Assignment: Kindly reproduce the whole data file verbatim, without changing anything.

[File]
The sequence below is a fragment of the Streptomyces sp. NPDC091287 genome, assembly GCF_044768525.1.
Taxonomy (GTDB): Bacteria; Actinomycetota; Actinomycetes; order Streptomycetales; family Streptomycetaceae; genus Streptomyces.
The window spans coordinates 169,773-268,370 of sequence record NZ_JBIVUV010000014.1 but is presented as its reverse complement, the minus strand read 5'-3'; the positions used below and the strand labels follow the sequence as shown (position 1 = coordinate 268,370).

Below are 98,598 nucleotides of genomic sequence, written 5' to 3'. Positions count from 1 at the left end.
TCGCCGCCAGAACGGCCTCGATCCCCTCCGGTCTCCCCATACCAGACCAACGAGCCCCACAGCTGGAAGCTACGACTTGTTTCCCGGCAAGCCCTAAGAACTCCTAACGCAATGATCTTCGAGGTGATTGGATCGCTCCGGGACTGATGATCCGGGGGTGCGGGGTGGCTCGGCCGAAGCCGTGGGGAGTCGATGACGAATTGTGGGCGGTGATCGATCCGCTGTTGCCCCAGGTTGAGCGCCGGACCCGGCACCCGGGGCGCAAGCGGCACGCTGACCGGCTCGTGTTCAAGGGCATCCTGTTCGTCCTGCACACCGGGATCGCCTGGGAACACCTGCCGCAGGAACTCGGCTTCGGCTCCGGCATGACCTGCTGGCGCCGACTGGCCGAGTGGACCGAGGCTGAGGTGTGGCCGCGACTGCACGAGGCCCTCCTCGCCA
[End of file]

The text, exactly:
The sequence below is a fragment of the Streptomyces sp. NPDC091287 genome, assembly GCF_044768525.1.
Taxonomy (GTDB): Bacteria; Actinomycetota; Actinomycetes; order Streptomycetales; family Streptomycetaceae; genus Streptomyces.
The window spans coordinates 169,773-268,370 of sequence record NZ_JBIVUV010000014.1 but is presented as its reverse complement, the minus strand read 5'-3'; the positions used below and the strand labels follow the sequence as shown (position 1 = coordinate 268,370).

Below are 98,598 nucleotides of genomic sequence, written 5' to 3'. Positions count from 1 at the left end.
TCGCCGCCAGAACGGCCTCGATCCCCTCCGGTCTCCCCATACCAGACCAACGAGCCCCACAGCTGGAAGCTACGACTTGTTTCCCGGCAAGCCCTAAGAACTCCTAACGCAATGATCTTCGAGGTGATTGGATCGCTCCGGGACTGATGATCCGGGGGTGCGGGGTGGCTCGGCCGAAGCCGTGGGGAGTCGATGACGAATTGTGGGCGGTGATCGATCCGCTGTTGCCCCAGGTTGAGCGCCGGACCCGGCACCCGGGGCGCAAGCGGCACGCTGACCGGCTCGTGTTCAAGGGCATCCTGTTCGTCCTGCACACCGGGATCGCCTGGGAACACCTGCCGCAGGAACTCGGCTTCGGCTCCGGCATGACCTGCTGGCGCCGACTGGCCGAGTGGACCGAGGCTGAGGTGTGGCCGCGACTGCACGAGGCCCTCCTCGCCA